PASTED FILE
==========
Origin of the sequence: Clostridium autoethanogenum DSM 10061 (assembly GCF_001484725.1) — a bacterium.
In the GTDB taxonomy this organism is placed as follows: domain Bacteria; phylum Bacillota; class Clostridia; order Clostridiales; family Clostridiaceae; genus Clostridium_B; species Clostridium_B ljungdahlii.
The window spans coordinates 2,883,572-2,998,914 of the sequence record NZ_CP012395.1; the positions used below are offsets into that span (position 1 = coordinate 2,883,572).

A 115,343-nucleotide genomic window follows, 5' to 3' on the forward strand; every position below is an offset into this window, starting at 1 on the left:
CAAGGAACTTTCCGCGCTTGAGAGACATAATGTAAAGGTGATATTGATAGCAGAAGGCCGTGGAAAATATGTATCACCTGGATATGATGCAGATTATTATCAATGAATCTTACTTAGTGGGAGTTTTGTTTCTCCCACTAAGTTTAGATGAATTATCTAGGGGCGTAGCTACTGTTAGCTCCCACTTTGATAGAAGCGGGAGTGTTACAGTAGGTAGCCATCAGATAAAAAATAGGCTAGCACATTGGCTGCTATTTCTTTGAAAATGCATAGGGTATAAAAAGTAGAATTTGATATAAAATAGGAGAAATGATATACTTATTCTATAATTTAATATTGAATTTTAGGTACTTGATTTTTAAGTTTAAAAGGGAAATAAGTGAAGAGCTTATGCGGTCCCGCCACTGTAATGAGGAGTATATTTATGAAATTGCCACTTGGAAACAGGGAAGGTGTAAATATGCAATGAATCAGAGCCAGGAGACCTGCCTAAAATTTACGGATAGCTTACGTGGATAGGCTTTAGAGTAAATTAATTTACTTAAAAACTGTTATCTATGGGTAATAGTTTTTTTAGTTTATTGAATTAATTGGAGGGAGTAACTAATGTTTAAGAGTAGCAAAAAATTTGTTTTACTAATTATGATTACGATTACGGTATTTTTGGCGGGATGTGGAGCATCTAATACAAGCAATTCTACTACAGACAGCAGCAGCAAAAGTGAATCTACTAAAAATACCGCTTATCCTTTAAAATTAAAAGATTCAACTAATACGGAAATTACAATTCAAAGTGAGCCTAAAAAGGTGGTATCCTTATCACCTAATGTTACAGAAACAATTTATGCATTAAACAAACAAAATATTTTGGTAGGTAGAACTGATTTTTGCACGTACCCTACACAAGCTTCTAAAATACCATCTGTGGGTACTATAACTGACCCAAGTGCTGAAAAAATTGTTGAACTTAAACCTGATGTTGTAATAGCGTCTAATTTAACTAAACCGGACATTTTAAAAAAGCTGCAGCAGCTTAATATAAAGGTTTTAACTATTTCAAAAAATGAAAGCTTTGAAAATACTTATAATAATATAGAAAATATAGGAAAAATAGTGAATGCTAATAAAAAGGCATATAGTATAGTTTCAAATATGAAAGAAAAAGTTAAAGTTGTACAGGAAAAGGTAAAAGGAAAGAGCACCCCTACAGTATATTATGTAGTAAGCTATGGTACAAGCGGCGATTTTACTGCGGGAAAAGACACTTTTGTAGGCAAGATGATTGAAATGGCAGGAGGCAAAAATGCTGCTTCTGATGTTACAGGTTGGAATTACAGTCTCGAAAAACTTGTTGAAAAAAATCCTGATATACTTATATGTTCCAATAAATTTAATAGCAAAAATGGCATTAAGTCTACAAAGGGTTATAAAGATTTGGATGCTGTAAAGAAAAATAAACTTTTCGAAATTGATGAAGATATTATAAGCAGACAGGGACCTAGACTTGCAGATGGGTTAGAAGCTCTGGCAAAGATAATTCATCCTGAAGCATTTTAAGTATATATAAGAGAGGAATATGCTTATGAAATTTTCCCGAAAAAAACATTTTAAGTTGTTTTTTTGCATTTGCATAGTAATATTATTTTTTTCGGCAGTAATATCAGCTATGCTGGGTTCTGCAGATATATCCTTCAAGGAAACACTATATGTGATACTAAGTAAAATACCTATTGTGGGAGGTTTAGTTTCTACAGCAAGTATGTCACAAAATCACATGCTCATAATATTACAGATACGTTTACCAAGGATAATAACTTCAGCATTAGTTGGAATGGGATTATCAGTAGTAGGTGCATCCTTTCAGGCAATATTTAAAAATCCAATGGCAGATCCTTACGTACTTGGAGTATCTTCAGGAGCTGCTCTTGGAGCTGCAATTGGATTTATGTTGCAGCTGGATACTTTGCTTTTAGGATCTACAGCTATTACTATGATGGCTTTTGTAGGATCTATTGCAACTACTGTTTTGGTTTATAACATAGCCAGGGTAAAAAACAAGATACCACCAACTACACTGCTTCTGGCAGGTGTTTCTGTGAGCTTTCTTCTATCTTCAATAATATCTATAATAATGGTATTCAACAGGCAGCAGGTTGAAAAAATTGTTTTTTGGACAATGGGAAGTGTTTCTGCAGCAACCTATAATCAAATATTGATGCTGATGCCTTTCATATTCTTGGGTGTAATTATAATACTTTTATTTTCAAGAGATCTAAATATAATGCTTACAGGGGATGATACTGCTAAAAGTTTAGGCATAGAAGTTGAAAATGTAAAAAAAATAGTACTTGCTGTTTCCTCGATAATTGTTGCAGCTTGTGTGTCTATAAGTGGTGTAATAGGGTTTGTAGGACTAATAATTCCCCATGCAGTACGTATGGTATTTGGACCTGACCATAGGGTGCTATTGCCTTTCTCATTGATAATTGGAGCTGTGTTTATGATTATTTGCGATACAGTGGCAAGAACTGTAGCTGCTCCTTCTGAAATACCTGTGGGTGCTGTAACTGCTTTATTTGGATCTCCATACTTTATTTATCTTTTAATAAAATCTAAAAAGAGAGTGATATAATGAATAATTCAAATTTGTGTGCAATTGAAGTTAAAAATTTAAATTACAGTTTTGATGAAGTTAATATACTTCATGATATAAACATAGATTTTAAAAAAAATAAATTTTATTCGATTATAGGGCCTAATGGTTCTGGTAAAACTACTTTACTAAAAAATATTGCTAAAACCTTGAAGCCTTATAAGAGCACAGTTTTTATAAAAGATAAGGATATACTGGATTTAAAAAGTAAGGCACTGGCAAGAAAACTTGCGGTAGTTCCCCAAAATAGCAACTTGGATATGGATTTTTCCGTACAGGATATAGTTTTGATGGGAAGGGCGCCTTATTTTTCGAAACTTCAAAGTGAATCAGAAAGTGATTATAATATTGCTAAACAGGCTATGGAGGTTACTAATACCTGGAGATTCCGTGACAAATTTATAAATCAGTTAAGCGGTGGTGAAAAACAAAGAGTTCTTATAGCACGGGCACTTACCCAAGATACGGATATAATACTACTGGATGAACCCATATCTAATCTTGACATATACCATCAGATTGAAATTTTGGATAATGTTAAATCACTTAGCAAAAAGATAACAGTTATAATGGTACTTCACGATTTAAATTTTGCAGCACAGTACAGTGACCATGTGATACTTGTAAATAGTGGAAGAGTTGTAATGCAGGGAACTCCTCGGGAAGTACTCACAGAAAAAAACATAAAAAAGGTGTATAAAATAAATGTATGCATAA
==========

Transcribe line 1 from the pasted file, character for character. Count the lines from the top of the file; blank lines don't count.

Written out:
Origin of the sequence: Clostridium autoethanogenum DSM 10061 (assembly GCF_001484725.1) — a bacterium.